By Gurmukh Singh OBE | OPINION | PANJAB TIMES |
The bold heading of a report by a Sikh journalist on 20 May, 2018 read: Winter is coming: Why Sikhs need to prepare for the imminent storm. Sikhs in the diaspora need to get ready. From what little I know about the journalist, the report did come as a surprise and as a sign of the times.
Sikh writers and reporters who manage to get their items published in the mainstream media (even with anglicised or English names) do have professional level skills. They speak the language of the establishment which requires a certain flow and balance to show impartiality. Paradoxically, it is that need for high level written skill and often contrived balance of mainstream journalism, which creates a slot for amateur community journalists who then become the real voice of the grassroots. Often, they are not heard by the establishment but they do provide internal communication and have good or bad influence within the community. Ideally, mainstream journalists should work more closely with the community. The Sikh Press Association is a good initiative.
In the post 1984 period, Sikhs were not heard in the West and their cries of anguish were ignored. That is, until recently. The well-earned prosperity of the hard-working Sikhs was bound to influence the politics of the diaspora countries, followed by Sikh success in politics.
Many accounts have been written about the 1984 blunder made by the Indian communal politics. That was the year when the Indian democracy lost its moorings and stability and alienated the most loyal of Indian communities. The spotlight now is on the open conflict between Hindutva politics of India touted by many Indian organisations abroad while diaspora Sikhs continue to score successes in politics.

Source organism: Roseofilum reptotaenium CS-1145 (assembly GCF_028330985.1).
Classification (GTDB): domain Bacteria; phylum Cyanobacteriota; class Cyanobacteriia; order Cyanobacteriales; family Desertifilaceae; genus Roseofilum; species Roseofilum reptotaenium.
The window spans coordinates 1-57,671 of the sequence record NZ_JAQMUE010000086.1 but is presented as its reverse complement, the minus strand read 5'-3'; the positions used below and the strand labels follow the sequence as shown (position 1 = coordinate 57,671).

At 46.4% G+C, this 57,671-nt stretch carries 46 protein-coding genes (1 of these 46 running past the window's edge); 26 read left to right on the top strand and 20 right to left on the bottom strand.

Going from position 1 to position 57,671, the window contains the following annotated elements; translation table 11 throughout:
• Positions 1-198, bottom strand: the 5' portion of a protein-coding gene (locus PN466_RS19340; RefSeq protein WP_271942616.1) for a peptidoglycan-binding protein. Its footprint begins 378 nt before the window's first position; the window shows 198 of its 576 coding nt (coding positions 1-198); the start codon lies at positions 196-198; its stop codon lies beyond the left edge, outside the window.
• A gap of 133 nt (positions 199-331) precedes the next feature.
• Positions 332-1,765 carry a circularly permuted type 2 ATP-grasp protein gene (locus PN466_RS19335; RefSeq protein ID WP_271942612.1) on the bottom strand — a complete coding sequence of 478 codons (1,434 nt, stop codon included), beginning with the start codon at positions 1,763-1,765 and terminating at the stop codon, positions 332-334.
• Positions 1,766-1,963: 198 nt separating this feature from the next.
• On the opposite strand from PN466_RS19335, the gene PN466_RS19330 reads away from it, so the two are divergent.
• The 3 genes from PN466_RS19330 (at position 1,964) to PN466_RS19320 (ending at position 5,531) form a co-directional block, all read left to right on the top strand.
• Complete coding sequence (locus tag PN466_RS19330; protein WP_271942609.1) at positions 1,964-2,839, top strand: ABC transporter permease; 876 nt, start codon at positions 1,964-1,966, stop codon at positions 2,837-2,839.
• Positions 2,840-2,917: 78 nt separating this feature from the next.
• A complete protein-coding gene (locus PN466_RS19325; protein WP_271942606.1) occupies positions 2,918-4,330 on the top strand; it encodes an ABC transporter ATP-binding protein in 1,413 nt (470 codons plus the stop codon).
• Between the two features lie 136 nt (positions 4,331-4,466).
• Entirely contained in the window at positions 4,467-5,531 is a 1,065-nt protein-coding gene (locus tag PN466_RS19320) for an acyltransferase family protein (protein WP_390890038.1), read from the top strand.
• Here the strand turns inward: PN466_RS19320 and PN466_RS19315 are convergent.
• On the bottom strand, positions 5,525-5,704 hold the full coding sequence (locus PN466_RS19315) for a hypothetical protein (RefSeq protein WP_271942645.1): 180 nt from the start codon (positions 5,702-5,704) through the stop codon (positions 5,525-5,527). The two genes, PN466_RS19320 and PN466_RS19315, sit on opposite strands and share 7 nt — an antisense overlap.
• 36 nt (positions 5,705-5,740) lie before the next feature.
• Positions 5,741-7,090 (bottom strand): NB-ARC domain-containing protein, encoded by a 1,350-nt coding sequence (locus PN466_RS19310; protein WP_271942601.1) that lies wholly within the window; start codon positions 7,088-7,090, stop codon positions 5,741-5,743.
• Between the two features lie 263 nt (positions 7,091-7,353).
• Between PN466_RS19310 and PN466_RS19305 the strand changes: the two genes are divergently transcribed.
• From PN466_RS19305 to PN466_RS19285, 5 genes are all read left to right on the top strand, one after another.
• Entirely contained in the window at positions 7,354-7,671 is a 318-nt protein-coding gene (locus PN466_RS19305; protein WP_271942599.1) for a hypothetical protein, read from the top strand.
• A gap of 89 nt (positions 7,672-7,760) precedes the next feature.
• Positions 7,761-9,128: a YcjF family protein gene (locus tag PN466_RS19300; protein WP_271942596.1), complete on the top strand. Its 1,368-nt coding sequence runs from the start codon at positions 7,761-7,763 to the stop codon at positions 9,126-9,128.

Sunny Hundal, the Sikh journalist who wrote the report mentioned at the beginning, predicts that tensions between Sikhs and the Indian government will grow again. He has given some useful pointers about the Sikh response through improved infrastructure, effective internal conflict resolution and better communication and media management.
Regrettably, part of the Indian establishment under the influence of Hindutva, continues to misread the signs. For example, it may be argued that the visit by the Canadian PM Justin Trudeau to India was a missed opportunity for India and a political success for him bearing in mind that he faces Sikh political competition in Canada and would like to win over Sikh voters. Trudeau won the hearts of the Sikhs in Punjab and in the diaspora.
India fails to understand that self-determination is a legal right of a people in the West and that politicians respect that right while they also need Sikh votes. It should not surprise India that senior politicians in the West will be seen with Sikh leaders of all hues in the media images. Ultimately, pressure on Western governments through trade deals to suppress Sikh activism will not work, nor would tactics to please gullible Sikhs.
India should review its policy towards the Sikhs by starting with the causes of the conflict to find the cure.
This article was first published at Punjab Times. See here.
Gurmukh Singh OBE, a retired UK senior civil servant, chairs the Advisory Board of The Sikh Missionary Society UK. Email: firstname.lastname@example.org
* This is the opinion of the writer, organisation or publication and does not necessarily represent the views of Asia Samachar.
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